“other “marginally attached workers”, or “loosely attached workers”, or those who “would like” and are able to work, but have not looked for work recently.”

But they are hard to identify. The question becomes the ‘misfit’ – what kind of jobs might htey take if they saw them, vs. what kinds of work are available, and where. Are these ‘college-educated’ kids who don’t want to work with their hands or feet doing restaurant or warehouse work? Uninterested in a skilled craft, but pursuing music and arts?

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I don’t agree. Redefining words for partisan purposes only serves political aims, and is inimical to one of the founding principles of America’s democratic Republic. Democracy is supposed to hinge upon a well-informed electorate, and even though Churchill might have something to say about five minutes with the average voter- when we’ve reached the stage that major government spokespeople routinely lie and obfuscate the truth of basic definitions- and large parts of the media only call bullshit tangentially- then democracy itself is in peril.

Plus, the larger story is that the Fed is currently pursuing a policy which aims to see 10% of Americans who both want and need jobs unemployed within a year- when almost all of the inflationary pressures are due to the supply shock of the largest global non-wartime government intervention in history (plus, a war in Ukraine).

However, you are correct that much of the labour shortages are a result of mothers and early retirees leaving the workforce. Another aspect of the situation is the employment status and employability of the unvaccinated. Although the OSHA requirement has been withdrawn many employers still maintain a vaccine requirement despite the overwhelming evidence that vaccination does little to prevent virus spread (despite the fact that it still improves individual health outcomes).

I couldn’t think of a search sufficiently refined to look at labour shifts for high-skilled or high-knowledge workers downsizing into working for unvaccinated friendly small businesses, but I know of several high income, high knowledge American professionals who now routinely face the overly aggressive inquires of ignorant co-workers persisting in the delusion that their vaccine status represents a substantial increased vaccine risk to them personally. Scarlet letters abound.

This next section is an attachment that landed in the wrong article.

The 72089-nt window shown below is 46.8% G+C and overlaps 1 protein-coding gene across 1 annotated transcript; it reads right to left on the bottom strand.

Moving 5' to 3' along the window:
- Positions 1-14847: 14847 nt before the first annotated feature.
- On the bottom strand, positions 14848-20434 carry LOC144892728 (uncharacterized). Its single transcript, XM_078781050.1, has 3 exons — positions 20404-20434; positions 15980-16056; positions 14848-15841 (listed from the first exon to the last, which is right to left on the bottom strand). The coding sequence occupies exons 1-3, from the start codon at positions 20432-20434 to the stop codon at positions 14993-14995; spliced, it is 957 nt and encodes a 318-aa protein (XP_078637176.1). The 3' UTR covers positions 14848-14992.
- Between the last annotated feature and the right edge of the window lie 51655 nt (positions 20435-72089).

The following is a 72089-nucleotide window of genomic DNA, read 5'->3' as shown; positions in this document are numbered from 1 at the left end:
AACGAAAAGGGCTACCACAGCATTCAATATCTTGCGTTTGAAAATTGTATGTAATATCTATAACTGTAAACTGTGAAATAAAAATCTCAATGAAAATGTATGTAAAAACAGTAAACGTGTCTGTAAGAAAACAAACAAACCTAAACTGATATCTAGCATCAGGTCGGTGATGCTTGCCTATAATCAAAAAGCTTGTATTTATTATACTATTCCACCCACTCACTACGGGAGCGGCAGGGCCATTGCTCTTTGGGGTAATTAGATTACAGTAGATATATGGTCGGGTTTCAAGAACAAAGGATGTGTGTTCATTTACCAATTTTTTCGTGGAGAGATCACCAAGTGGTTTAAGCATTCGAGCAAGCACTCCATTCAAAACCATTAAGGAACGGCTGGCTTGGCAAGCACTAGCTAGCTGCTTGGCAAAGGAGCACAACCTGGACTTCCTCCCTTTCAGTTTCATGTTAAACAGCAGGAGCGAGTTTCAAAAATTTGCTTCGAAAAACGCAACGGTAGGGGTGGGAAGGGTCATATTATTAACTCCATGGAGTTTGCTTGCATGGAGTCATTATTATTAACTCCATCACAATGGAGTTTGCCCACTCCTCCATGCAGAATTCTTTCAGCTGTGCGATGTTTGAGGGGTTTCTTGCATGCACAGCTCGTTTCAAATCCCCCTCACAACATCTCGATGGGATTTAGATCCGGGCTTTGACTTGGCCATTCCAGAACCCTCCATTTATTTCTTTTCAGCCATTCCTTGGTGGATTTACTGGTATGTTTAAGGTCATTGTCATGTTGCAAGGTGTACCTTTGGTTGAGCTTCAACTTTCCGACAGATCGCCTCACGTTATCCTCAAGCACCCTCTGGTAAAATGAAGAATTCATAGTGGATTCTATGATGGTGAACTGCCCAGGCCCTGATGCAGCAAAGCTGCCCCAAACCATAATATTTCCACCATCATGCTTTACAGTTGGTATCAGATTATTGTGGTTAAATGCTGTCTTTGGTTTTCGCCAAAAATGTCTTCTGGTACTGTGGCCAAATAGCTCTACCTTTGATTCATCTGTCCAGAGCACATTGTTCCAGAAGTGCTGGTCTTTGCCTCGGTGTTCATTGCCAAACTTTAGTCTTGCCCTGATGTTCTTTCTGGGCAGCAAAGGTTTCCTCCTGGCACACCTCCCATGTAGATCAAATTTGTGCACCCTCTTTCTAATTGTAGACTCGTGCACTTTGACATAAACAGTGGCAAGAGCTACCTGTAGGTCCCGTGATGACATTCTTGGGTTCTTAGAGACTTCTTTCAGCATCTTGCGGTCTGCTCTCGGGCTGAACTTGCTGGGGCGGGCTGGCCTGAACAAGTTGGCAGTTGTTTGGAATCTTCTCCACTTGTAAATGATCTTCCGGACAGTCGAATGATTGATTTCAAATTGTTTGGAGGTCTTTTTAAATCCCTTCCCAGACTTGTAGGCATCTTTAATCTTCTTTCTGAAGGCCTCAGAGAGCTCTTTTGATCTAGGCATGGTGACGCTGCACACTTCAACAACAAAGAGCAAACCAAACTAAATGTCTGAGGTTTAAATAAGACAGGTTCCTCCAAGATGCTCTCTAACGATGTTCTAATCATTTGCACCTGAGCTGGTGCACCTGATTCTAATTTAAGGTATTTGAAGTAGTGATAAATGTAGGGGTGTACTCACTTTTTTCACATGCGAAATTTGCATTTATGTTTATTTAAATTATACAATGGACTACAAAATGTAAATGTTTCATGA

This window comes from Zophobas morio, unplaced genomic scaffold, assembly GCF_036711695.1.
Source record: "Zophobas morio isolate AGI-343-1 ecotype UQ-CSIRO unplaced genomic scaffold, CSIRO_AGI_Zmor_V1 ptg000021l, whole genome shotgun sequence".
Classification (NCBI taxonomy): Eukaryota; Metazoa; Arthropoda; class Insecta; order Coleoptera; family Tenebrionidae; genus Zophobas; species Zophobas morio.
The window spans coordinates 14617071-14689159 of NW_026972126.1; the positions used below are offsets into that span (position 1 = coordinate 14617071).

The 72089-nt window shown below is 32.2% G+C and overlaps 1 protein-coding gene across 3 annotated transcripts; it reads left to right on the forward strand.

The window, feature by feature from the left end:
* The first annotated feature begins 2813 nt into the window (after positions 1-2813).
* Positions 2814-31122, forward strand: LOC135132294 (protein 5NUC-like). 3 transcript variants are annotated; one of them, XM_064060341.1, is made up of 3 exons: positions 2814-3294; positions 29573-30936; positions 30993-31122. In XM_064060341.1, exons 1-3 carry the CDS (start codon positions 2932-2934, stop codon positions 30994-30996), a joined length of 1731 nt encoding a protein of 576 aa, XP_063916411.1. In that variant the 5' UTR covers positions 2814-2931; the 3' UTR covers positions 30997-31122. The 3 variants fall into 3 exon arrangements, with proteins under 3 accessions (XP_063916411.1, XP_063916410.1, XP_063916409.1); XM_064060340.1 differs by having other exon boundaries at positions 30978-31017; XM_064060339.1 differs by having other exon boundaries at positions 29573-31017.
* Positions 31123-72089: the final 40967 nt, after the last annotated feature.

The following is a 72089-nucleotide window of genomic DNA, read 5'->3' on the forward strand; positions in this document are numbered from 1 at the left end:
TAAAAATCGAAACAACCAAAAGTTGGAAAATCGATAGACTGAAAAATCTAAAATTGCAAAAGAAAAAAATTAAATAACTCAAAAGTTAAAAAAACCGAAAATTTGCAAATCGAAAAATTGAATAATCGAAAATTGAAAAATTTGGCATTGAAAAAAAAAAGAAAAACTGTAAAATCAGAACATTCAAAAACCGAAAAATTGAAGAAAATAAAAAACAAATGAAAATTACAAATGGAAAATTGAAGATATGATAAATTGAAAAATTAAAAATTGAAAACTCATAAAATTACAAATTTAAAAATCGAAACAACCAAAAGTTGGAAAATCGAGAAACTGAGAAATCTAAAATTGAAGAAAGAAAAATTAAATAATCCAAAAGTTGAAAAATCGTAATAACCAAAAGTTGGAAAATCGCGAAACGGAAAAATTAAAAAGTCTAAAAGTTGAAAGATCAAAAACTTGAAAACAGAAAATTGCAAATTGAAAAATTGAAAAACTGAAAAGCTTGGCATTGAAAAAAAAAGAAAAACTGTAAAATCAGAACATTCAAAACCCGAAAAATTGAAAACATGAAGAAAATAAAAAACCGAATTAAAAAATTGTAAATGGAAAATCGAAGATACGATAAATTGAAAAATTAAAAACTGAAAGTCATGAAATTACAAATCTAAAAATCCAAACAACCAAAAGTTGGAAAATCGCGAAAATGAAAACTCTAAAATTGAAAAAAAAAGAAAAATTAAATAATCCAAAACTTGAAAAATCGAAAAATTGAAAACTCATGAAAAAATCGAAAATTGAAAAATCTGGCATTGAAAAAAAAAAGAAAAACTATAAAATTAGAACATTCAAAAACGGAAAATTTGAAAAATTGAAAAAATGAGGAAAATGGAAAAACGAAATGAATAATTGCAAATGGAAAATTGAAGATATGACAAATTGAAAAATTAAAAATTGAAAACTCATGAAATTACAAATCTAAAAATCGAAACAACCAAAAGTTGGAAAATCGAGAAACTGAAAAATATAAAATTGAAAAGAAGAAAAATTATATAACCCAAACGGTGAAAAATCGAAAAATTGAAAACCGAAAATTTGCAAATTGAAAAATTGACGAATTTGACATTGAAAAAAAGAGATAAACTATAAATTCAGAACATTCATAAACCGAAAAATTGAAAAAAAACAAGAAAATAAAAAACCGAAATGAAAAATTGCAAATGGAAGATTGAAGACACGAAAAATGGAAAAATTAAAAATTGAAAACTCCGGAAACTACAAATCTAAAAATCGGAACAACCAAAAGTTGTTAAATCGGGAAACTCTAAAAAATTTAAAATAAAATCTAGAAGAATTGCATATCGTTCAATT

The market is an iterative process which works best through heterodox economics. This cultural leftover from the pandemic is causing quite substantial economic harm. We should be aiming to reintegrate these workers, instead of punishing them for a now obsolescent sin. Perhaps the worst occupational/reluctance nexus is with pilots, where the elevated rate of risk of death from myocarditis from working in a pressurised environment represents the greatest occupational health risk of all (given that vaccination won’t significantly stop subsequent infection and the risks are thus cumulative).

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Don’t agree that the economy might in fact not be contracting? Or don’t agree with redefining words for partisan purposes, or both?

I’m on board with the second issue, and the one you specifically state, and clearly this is what the Democratic Party is locking on to. I’m not however stuck with a unidimensional view of what is happening here based on a single metric, because what is actually happening matters.

Interesting, when describing your concerns with a recession, you focus on employment, not GDP.

So your real concern with a recession would appear to be unemployment (as is mine). I see pictures of starving unemployed when I visualize a recession.

That has not happened yet. It should have for the reasons you state, so hence I ask the question, why not?

Perhaps we can touch on one of my key problems with GDP, it does not adequately capture employment in the informal sector, which accounts for over 60% of the economy globally. Particularly invisible is the economic impact of the stay at home mom. Despite accounting for a disproportionate impact on the health and well-being of a community and it’s standard of living, she counts zilch in terms of GDP.

So let’s say I decide to retire early, take care of the garden myself, and not employ a garden service that has to pay employees, benefits and taxes, forego a gym subscription because I now walk behind a lawn mower outside in the fresh air rather than on a treadmill, take care of my grandchildren after school so my daughter does not have to pay for daycare, and take over the cooking so that we don’t have to eat out as often?

Previously to earn that income I had a 45 minute comment each way, and had to pay State and Federal taxes, and of course VAT on every transaction. As far as GDP and tax revenues are concerned, I contributed to a decline in GDP. The cost of goods and services goes up because folks like me no longer contribute to the “formal” supply chain.

In reality in my little world, the cost of everything on balance went down, and if anything my sense of worth and value went up.

Hence I ask the question, in aggregate with people like me, has inflation truly gone up, and am I in a recession?